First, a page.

After taking this photo, I later asked the woman if I could take her portrait. She told me she had come to the river to find an answer to a problem she was solving.
ature has always been where I’ve known people go to clear their minds, reset, and reconnect with themselves and their surroundings.
When I moved from Chicago to The Hudson Valley two years ago, my daily life was transformed by the new and vastly different environment I experienced when I stepped outside my front door. Rather than obstructing the natural elements present, this environment encouraged a direct relationship with them, the most critical being the valley’s river, The Hudson.
This view out my plane window was the first time I returned to The Hudson Valley from a trip and felt like I was coming home.
The tides reveal and hide.
I believe that the success of humanity and our planet relies on the existence of quiet places like the ones I find at The Hudson’s edge or gliding across its surface.
These quiet places are not areas of deafness, but contemplative sanctuaries of peace, places where societal identities and “busy” tendencies are given a sobering reality check. Quite places don’t demand productivity, growth, and answers, they just invite you to show up as you are.
I see many people fishing the river, mostly to catch and release, but sometimes people keep the fish for consumption.
When confronted with time in the form of a passing current or the rhythmic lap of waves, you begin to touch something a little deeper inside yourself and the lines that have been drawn between human and nature begin to weave themselves into something more collaborative.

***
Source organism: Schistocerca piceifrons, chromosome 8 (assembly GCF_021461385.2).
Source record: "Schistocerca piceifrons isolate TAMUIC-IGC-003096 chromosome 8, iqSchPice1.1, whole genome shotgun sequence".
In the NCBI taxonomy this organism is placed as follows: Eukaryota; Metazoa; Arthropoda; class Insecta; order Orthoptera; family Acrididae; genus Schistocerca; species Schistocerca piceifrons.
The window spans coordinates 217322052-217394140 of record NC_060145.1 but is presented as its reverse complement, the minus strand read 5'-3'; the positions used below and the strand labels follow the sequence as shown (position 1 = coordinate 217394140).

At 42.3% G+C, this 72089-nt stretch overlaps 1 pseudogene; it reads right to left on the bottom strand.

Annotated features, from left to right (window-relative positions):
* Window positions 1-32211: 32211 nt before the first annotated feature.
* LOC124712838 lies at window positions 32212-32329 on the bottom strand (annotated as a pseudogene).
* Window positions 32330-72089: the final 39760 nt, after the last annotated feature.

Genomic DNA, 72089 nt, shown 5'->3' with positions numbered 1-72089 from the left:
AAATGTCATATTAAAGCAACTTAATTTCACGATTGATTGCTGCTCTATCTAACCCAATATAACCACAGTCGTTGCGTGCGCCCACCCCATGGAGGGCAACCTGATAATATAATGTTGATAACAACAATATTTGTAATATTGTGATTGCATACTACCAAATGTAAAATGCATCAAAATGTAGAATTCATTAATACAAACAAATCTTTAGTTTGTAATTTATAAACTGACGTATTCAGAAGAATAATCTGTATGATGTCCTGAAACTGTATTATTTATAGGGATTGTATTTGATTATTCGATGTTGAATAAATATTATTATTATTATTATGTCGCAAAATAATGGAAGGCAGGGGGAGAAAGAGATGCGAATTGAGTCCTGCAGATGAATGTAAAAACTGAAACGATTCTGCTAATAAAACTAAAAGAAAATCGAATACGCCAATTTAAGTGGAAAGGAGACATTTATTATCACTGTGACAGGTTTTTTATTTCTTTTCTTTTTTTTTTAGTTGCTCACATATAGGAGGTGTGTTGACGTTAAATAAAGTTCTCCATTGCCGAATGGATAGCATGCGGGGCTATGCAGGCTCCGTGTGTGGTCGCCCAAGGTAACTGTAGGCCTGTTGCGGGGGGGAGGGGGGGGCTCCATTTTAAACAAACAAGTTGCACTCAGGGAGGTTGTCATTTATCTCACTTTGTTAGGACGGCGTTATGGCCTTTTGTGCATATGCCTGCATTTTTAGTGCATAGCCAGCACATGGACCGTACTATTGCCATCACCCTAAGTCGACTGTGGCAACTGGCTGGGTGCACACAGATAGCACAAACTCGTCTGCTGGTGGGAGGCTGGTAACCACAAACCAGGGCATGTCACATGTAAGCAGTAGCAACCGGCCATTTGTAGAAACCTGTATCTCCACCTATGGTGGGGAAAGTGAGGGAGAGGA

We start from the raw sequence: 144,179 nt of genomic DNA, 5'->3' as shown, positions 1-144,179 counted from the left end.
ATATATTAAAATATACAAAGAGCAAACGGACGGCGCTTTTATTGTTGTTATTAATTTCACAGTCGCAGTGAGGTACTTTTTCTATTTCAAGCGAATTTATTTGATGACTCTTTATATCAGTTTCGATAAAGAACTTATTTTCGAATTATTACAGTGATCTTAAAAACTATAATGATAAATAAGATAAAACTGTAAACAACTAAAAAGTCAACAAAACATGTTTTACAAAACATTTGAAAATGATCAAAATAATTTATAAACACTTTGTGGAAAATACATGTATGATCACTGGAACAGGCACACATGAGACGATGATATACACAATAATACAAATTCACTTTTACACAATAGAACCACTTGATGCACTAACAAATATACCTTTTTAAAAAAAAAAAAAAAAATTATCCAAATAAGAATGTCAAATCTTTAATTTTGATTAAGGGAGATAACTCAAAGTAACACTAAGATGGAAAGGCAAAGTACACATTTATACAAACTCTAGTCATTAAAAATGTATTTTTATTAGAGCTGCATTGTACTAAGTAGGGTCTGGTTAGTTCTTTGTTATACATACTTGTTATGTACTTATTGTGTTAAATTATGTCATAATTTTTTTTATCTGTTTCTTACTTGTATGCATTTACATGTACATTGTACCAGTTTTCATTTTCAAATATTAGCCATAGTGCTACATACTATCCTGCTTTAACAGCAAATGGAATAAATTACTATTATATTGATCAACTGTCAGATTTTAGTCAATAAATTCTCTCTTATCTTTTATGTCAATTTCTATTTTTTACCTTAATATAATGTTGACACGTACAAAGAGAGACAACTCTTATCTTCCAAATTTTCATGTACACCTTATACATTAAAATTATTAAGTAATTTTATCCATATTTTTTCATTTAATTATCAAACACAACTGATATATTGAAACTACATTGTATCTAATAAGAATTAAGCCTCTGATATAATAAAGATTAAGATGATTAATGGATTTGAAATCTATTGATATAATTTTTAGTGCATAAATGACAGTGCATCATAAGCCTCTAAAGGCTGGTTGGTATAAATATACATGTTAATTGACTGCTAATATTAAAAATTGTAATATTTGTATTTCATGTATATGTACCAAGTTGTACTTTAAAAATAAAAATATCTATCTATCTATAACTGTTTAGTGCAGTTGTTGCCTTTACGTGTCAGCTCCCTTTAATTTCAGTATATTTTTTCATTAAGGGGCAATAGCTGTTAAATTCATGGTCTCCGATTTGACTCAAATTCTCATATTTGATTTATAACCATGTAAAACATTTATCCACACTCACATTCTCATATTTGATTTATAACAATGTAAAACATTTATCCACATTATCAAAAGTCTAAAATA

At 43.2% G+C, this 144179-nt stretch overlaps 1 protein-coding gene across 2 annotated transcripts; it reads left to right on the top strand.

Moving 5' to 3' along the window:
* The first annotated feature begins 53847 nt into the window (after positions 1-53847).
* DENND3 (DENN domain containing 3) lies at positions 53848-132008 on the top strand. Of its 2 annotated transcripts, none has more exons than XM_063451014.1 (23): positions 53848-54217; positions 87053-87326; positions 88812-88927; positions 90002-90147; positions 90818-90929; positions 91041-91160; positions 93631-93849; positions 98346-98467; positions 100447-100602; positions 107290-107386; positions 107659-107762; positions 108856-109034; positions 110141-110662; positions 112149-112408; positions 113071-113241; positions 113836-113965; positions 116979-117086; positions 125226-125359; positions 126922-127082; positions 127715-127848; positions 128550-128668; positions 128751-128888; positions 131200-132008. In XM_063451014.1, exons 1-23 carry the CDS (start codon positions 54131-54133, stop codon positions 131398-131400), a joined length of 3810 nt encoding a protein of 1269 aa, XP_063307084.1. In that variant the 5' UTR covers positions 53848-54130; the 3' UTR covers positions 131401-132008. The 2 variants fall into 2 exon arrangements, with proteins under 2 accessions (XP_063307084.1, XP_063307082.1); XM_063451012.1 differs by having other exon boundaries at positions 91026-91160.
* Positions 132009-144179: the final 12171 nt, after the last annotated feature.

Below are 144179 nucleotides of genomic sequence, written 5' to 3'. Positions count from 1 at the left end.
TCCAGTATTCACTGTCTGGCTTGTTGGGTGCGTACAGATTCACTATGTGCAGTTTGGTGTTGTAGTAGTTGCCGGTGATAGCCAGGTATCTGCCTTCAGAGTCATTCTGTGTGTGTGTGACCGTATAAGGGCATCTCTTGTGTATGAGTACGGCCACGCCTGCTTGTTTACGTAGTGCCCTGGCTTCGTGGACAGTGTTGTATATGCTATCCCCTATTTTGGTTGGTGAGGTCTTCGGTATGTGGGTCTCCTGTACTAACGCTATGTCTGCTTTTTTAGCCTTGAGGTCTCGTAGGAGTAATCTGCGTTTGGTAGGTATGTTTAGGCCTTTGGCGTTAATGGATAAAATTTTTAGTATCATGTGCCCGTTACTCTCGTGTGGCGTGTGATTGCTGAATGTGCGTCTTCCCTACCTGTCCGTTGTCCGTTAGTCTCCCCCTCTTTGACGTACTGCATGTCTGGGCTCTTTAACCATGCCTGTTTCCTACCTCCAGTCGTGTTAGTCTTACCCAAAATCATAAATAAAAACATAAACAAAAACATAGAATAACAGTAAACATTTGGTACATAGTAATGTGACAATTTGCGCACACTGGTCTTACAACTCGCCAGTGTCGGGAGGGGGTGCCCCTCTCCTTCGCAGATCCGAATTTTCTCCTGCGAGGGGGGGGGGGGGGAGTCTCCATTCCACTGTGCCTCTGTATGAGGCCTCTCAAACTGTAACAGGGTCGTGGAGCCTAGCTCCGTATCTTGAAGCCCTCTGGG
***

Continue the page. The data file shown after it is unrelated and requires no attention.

These images are less about a geographical location and more about a state of mind that can hopefully be carried into the world once you’ve left the water’s edge.
Again and again, I’m shown that a union with nature shapes a union with oneself and union with oneself transforms into a union with all life.
A group of kids down the shore made this and pushed it out to sail on it’s on. It slowly made it’s way to me.
“The Sitting Rock” is a place I return to often to think, write, meditate and connect with the natural world.
Everyday the water pushes new sticks, rocks, seed pods and garbage to the shore.
Eva Deitch is a Hudson Valley based freelance photographer currently attending The International Center of Photography for Documentary and Visual Journalism.
Since moving to The Hudson Valley, Eva’s life inquiries have led her to explore concepts and better understand issues that revolve around ecology and inner life. This exploration led her to the work of Jon Bowermaster and Hudson River Stories. When not on assignment, you can find Eva on the shore of an inlet along The Hudson River where “the sitting rock” lives.
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